Thursday, May 31, 2007
Tara has written up an interesting story over on her blog, almost amusing but for revealing the state of the U.S government today.
(Was the infamous McCarthy Era this bad?)
Anyway, she refers to an article in Wired magazine titled The Visible Man: An FBI Target Puts His Whole Life Online.
An extract: Hasan Elahi whips out his Samsung Pocket PC phone and shows me how he's keeping himself out of Guantanamo. He swivels the camera lens around and snaps a picture of the Manhattan Starbucks where we're drinking coffee. Then he squints and pecks at the phone's touchscreen. "OK! It's uploading now," says the cheery, 35-year-old artist and Rutgers professor, whose bleached-blond hair complements his fluorescent-green pants. "It'll go public in a few seconds." Sure enough, a moment later the shot appears on the front page of his Web site, TrackingTransience.net.
There are already tons of pictures there. Elahi will post about a hundred today — the rooms he sat in, the food he ate, the coffees he ordered. Poke around his site and you'll find more than 20,000 images stretching back three years. Elahi has documented nearly every waking hour of his life during that time. He posts copies of every debit card transaction, so you can see what he bought, where, and when. A GPS device in his pocket reports his real-time physical location on a map.
Elahi's site is the perfect alibi. Or an audacious art project. Or both. The Bangladeshi-born American says the US government mistakenly listed him on its terrorist watch list — and once you're on, it's hard to get off. To convince the Feds of his innocence, Elahi has made his life an open book. Whenever they want, officials can go to his site and see where he is and what he's doing. Indeed, his server logs show hits from the Pentagon, the Secretary of Defense, and the Executive Office of the President, among others.
He ends with this.
For now, though, Big Brother is still on the case. At least according to Elahi's server logs. "It's really weird watching the government watch me," he says. But it sure beats Guantanamo.
How do I know this?
Because of the laughter, the screaming and the running going on here in this space that I share with them.
But before she emerged for the day and when it was just Sahara and I ... I was trying to write a blog post early this morning when 'wheeeeeeeeee!, wheeeeeeeeee!' broke into my concentration and on looking up, I discovered a short creature sitting at my empty desk chair, spinning in circles and shouting.
A little later and I had the dancing-on-a-box creature wearing a hot pink t-shirt with 'dance' shimmering across it as she leapt about.
Then my little do-it-herselfer tipped the box upside-down and her drinking straws became drumsticks. A very serious drum session began and was duly photographed.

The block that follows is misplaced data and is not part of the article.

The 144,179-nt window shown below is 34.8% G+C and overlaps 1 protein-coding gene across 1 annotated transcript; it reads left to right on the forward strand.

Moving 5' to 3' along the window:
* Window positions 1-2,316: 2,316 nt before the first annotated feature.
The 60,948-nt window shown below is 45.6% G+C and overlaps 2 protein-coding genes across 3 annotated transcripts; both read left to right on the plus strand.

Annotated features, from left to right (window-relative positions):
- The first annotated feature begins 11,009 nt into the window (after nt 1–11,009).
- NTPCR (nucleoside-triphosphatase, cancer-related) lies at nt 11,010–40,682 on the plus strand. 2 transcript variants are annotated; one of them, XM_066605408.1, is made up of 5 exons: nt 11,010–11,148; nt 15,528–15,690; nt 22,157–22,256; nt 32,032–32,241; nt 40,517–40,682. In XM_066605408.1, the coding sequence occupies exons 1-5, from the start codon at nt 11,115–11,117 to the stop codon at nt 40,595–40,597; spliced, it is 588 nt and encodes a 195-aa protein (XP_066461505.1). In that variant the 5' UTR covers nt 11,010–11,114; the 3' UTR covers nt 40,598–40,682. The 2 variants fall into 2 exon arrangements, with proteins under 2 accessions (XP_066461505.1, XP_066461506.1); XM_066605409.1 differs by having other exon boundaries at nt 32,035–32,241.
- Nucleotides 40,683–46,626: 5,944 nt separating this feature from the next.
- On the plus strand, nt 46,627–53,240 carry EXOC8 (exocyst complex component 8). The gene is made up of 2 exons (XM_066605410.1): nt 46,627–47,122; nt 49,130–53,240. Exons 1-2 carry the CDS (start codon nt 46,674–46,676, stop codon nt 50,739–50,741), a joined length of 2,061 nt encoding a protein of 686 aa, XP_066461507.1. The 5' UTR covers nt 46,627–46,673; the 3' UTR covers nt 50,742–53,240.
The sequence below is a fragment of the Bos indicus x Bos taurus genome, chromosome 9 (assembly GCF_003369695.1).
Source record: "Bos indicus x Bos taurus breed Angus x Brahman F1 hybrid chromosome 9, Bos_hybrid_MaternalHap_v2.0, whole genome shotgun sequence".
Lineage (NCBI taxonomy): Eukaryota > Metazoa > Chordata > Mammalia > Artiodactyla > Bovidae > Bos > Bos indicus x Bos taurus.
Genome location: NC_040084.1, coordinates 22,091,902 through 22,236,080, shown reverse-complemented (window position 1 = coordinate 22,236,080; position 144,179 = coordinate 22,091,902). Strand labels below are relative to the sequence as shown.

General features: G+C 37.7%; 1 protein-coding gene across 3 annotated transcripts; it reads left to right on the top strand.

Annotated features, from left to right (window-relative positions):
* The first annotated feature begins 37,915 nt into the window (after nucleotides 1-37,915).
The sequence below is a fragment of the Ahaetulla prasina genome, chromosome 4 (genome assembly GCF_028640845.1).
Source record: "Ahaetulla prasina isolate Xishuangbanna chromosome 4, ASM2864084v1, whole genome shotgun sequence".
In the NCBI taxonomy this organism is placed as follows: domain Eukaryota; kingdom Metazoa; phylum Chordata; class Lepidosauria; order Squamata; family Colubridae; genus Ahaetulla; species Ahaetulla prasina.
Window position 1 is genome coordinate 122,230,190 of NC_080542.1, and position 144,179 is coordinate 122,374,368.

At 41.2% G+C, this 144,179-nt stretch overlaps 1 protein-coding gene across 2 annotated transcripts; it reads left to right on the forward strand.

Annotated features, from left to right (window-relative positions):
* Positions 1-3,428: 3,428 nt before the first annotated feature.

Things quietened some when she retired her 'drumsticks', putting them into the used battery bag and making them 'flowers for granma' as pictured here.
Shannon, now known as 'Shanty' by little Miss Two and her associates spent some quality Skype time with her and then later, while I was folding the washing, a fast-moving screaming giggling creature threw itself into the big duvet cover I had in my hands. The creature was being pursued by a second taller creature with a wet facecloth for face washing.
Maybe I'll have a wee nap after lunch ... or a big glass of red.
Interesting reading thought this blogger.
Laura, over on The Dragon Slayer's Guide to Life, has written an interesting article titled On Fear vs. Trust . It makes for thought-provoking reading.
Here's a small extract: So what if the way you define success isn't the same way the culture at large defines it and has been marketing it to you? Have you been allowed to really look at the question of what YOU want with a blank sheet in front of you?
If you are already at midlife, or a few years down a certain path, chances are that getting a blank sheet is going to be difficult to do. You likely have commitments, bills, a social circle based on a certain lifestyle and family members invested in the status quo. The general fears of change that we all carry to some degree and the cultural admonitions against wanting more than the "real world" is likely to give you can turn to real fears of actual costs pretty quickly.
If this cycle of fear is left unchecked, one can quickly slide into resignation. Personally, it was fear that I would fail if I left the nest that kept me in a restricting job for many years. Fear that was fed by lots of folks saying things like, 'it's not any better anywhere else!'. When we don't know what the answer is to get out of our psychological funk many of us tend to "let it ride" and stop talking about it (if we ever started), hoping that the phase will pass.
Wednesday, May 30, 2007
So who cares about money anyway.
It will come ... one day.
Today I realised that I live a life rich in experiences and I'm grateful for that.
You see I'm just home from 2 hours spent learning how to make the Turkish Sarma ... the Sarma pictured here, They're my Sarma and yes, I'm so proud of myself. I'll cook them tomorrow ... there may be a follow-up photographs ;)
But it wasn't only about the Sarma, I had the privilege of spending time with a lovely Turkish family and we talked of Turkey ... of the food, the people, our experiences there and how much we miss it.
My Turkish slowly came back to me ... don't ask me how much, I'll only tell you that it's a lot for a girl born in Mosgiel.
(And a correction regarding my previous Dolma post.
Dolma is the 'stuffed' pepper and while I didn't realise it, Sarma means 'rolled' and it was the Sarma I wanted to make. Apparently the confusion sometimes occurs because some Turkish people call the Sarma Dolma.)
I posted the sister image of this over on my photography blog but there was something about this one that appealed too.
Life goes on here.